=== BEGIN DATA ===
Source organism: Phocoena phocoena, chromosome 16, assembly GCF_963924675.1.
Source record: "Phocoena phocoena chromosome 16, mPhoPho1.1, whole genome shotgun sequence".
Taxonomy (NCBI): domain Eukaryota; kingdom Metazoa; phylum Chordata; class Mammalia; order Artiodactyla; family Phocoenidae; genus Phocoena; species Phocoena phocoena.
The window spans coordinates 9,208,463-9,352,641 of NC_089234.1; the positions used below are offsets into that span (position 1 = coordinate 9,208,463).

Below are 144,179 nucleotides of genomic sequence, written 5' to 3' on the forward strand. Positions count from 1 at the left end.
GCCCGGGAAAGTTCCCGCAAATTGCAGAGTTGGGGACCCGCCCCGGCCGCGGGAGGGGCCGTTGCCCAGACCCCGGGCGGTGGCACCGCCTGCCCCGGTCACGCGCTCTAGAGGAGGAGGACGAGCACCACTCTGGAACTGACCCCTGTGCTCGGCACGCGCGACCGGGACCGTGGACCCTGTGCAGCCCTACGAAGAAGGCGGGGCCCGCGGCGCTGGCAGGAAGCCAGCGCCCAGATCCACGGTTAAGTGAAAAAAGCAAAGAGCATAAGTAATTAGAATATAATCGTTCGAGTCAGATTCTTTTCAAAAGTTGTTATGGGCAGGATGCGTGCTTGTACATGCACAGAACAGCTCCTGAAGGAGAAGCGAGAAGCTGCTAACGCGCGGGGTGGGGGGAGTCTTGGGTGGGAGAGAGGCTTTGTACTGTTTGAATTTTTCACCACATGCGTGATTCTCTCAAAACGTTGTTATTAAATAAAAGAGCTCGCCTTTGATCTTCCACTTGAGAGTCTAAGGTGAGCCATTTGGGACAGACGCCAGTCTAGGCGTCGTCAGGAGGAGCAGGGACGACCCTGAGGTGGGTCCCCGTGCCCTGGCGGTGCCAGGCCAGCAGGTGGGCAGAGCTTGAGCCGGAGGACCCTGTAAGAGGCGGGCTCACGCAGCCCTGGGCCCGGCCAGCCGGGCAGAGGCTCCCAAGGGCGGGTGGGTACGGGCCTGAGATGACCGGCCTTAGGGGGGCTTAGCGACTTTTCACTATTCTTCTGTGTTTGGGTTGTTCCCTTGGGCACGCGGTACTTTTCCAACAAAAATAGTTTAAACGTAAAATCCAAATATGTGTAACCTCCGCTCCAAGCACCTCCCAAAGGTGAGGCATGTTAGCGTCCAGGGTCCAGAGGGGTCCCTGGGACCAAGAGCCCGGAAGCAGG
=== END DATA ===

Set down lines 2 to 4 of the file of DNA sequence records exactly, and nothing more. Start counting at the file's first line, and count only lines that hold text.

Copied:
Source record: "Phocoena phocoena chromosome 16, mPhoPho1.1, whole genome shotgun sequence".
Taxonomy (NCBI): domain Eukaryota; kingdom Metazoa; phylum Chordata; class Mammalia; order Artiodactyla; family Phocoenidae; genus Phocoena; species Phocoena phocoena.
The window spans coordinates 9,208,463-9,352,641 of NC_089234.1; the positions used below are offsets into that span (position 1 = coordinate 9,208,463).